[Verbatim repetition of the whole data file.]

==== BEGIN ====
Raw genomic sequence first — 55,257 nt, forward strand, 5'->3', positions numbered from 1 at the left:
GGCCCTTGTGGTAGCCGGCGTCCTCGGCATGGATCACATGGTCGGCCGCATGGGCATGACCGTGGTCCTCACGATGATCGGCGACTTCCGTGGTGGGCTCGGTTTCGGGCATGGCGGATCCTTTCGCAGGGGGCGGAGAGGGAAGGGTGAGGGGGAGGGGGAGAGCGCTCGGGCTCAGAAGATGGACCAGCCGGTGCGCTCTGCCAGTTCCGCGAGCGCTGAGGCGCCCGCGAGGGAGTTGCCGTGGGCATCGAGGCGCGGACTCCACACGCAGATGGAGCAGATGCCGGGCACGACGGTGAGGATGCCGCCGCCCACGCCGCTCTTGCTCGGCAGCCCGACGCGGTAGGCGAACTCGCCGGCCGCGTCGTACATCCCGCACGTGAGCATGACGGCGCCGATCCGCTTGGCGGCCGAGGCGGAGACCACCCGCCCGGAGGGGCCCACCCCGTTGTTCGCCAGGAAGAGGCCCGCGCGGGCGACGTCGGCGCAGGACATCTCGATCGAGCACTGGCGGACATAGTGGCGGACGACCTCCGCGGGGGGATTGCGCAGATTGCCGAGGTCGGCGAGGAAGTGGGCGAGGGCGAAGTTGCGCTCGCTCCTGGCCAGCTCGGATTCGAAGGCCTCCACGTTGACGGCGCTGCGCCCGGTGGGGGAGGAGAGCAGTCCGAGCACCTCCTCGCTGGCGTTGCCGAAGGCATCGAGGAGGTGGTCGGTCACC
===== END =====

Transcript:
Raw genomic sequence first — 55,257 nt, forward strand, 5'->3', positions numbered from 1 at the left:
GGCCCTTGTGGTAGCCGGCGTCCTCGGCATGGATCACATGGTCGGCCGCATGGGCATGACCGTGGTCCTCACGATGATCGGCGACTTCCGTGGTGGGCTCGGTTTCGGGCATGGCGGATCCTTTCGCAGGGGGCGGAGAGGGAAGGGTGAGGGGGAGGGGGAGAGCGCTCGGGCTCAGAAGATGGACCAGCCGGTGCGCTCTGCCAGTTCCGCGAGCGCTGAGGCGCCCGCGAGGGAGTTGCCGTGGGCATCGAGGCGCGGACTCCACACGCAGATGGAGCAGATGCCGGGCACGACGGTGAGGATGCCGCCGCCCACGCCGCTCTTGCTCGGCAGCCCGACGCGGTAGGCGAACTCGCCGGCCGCGTCGTACATCCCGCACGTGAGCATGACGGCGCCGATCCGCTTGGCGGCCGAGGCGGAGACCACCCGCCCGGAGGGGCCCACCCCGTTGTTCGCCAGGAAGAGGCCCGCGCGGGCGACGTCGGCGCAGGACATCTCGATCGAGCACTGGCGGACATAGTGGCGGACGACCTCCGCGGGGGGATTGCGCAGATTGCCGAGGTCGGCGAGGAAGTGGGCGAGGGCGAAGTTGCGCTCGCTCCTGGCCAGCTCGGATTCGAAGGCCTCCACGTTGACGGCGCTGCGCCCGGTGGGGGAGGAGAGCAGTCCGAGCACCTCCTCGCTGGCGTTGCCGAAGGCATCGAGGAGGTGGTCGGTCACC